what does a crime scene technician doWhat does a crime scene technician do? While they may be seen frequently at crime scenes, technicians have to process a lot of information for the police.
who cleans up after murdersWho cleans up after murders? The property owner is responsible for the cleanup, but crime scene cleanup companies can make this much easier. Contact Aftermath.
hoarding cleanup servicesHoarding can severely hinder a person's social and occupational functioning, and when it comes to cleaning up the mess, most compulsive hoarders are unable to do it on their own. This is where a hoarding cleanup service can help.
crime scene cleaning servicesCleaning a crime scene is no simple task. Besides blood, there is often fingerprint dust and chemicals, tear gas, and significant structural damage to the home or property, making it difficult for family members to even know where to begin. A crime scene cleaning service can help.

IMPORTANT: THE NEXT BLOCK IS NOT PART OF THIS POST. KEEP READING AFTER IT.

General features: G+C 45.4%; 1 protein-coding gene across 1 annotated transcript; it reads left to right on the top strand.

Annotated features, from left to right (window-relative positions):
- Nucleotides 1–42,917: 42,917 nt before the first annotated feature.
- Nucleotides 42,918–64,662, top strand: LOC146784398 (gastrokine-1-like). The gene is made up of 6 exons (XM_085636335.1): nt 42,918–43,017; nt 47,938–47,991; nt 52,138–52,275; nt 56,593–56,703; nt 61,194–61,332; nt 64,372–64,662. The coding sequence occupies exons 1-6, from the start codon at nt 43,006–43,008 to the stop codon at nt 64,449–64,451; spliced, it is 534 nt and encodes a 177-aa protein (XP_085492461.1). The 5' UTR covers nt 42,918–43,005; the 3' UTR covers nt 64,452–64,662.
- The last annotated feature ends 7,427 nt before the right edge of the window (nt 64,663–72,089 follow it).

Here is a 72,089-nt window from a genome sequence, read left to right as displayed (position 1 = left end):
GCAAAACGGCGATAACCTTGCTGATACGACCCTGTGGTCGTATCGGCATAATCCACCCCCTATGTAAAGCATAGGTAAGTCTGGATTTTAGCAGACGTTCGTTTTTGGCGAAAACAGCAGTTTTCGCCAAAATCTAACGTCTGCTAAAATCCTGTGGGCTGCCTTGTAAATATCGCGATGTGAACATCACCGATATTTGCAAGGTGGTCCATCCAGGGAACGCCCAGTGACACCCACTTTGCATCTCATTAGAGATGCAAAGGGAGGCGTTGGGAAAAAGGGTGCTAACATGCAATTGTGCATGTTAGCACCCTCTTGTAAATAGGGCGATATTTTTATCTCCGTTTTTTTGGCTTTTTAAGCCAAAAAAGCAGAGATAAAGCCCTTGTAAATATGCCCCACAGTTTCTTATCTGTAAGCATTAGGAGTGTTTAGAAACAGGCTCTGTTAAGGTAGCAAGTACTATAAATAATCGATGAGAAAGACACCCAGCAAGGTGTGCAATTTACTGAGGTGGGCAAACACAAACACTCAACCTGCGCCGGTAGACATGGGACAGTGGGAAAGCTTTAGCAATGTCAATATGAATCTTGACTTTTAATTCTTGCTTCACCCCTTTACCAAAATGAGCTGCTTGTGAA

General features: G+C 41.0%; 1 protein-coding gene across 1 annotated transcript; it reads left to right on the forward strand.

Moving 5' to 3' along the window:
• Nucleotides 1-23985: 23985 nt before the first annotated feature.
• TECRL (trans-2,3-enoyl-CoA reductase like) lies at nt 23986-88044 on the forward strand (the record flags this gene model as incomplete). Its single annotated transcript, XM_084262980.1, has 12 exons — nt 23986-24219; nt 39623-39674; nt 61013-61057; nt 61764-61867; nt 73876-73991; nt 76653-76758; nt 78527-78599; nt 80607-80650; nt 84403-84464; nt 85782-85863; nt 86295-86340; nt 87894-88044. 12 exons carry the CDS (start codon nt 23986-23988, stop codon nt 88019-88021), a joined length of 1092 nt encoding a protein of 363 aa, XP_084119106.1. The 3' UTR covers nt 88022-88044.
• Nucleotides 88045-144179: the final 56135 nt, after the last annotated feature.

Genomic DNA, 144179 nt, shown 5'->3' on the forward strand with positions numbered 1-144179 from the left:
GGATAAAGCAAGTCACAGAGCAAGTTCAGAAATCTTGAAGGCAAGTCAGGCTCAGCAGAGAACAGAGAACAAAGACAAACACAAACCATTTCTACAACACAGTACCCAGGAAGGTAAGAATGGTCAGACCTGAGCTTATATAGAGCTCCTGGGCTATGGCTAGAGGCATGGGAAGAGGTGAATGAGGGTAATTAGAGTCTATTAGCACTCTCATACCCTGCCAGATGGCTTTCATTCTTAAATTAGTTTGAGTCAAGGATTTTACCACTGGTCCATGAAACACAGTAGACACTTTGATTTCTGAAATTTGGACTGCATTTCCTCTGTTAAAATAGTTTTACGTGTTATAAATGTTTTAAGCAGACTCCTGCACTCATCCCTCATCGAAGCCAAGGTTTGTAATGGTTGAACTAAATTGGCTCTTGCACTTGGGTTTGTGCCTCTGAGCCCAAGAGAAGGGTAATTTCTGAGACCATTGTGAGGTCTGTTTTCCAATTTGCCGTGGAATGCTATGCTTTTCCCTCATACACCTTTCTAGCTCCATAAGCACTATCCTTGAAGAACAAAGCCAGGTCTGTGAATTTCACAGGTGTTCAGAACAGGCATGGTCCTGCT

dead body removalFamily members shouldn't be responsible for dead body removal. Contact Aftermath for dead body removal and bioremediation services.
trauma clean up companiesAftermath, a trauma clean up company, helps remediate homes and businesses to a clean and safe state in a professional, caring manner.
Crime scene cleanup reviews can help you choose the best company for your needs in such a sensitive time. It’s important to find a company that handles the roughest parts of your life with compassion and professionalism--and that’s what Aftermath brings to every job. Read more to learn why we’re the leading bioremediation company in the nation.
When a loved one falls victim to a violent crime, dealing with the effects is one of the most difficult situations a family can face. Besides the emotional trauma and stress associated with losing someone, family members are often faced with the biggest challenge of all: Cleaning up the crime scene.
A Death Cleaning Service (also referred to as crime scene cleanup or bioremediation) is a service that cleans, sanitizes, and deodorizes a death site. This is especially common in cases of suicide, homicide, or unattended death because these types of scenes can be contaminated with large amounts of blood and body fluids that can contain harmful bloodborne pathogens, including HIV, hepatitis B, hepatitis C, and MRSA.